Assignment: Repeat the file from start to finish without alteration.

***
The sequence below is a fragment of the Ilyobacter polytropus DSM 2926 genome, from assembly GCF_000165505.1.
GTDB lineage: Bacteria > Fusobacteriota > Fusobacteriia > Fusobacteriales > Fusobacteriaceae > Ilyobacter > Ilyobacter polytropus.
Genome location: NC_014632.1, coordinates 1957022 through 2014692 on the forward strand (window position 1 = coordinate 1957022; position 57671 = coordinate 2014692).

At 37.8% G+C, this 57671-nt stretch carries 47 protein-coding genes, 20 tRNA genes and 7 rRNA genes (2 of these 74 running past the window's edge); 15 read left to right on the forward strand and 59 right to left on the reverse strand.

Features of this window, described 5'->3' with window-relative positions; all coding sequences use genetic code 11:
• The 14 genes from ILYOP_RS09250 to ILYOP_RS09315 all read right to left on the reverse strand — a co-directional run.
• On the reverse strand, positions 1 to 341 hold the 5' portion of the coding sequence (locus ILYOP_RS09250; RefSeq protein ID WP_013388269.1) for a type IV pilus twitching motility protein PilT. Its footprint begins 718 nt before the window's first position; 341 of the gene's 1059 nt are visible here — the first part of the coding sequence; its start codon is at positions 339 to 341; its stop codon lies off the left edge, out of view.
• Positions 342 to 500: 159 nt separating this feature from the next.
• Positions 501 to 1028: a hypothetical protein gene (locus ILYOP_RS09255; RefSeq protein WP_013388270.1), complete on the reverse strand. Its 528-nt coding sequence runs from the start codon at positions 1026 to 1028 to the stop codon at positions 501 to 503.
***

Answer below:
The sequence below is a fragment of the Ilyobacter polytropus DSM 2926 genome, from assembly GCF_000165505.1.
GTDB lineage: Bacteria > Fusobacteriota > Fusobacteriia > Fusobacteriales > Fusobacteriaceae > Ilyobacter > Ilyobacter polytropus.
Genome location: NC_014632.1, coordinates 1957022 through 2014692 on the forward strand (window position 1 = coordinate 1957022; position 57671 = coordinate 2014692).

At 37.8% G+C, this 57671-nt stretch carries 47 protein-coding genes, 20 tRNA genes and 7 rRNA genes (2 of these 74 running past the window's edge); 15 read left to right on the forward strand and 59 right to left on the reverse strand.

Features of this window, described 5'->3' with window-relative positions; all coding sequences use genetic code 11:
• The 14 genes from ILYOP_RS09250 to ILYOP_RS09315 all read right to left on the reverse strand — a co-directional run.
• On the reverse strand, positions 1 to 341 hold the 5' portion of the coding sequence (locus ILYOP_RS09250; RefSeq protein ID WP_013388269.1) for a type IV pilus twitching motility protein PilT. Its footprint begins 718 nt before the window's first position; 341 of the gene's 1059 nt are visible here — the first part of the coding sequence; its start codon is at positions 339 to 341; its stop codon lies off the left edge, out of view.
• Positions 342 to 500: 159 nt separating this feature from the next.
• Positions 501 to 1028: a hypothetical protein gene (locus ILYOP_RS09255; RefSeq protein WP_013388270.1), complete on the reverse strand. Its 528-nt coding sequence runs from the start codon at positions 1026 to 1028 to the stop codon at positions 501 to 503.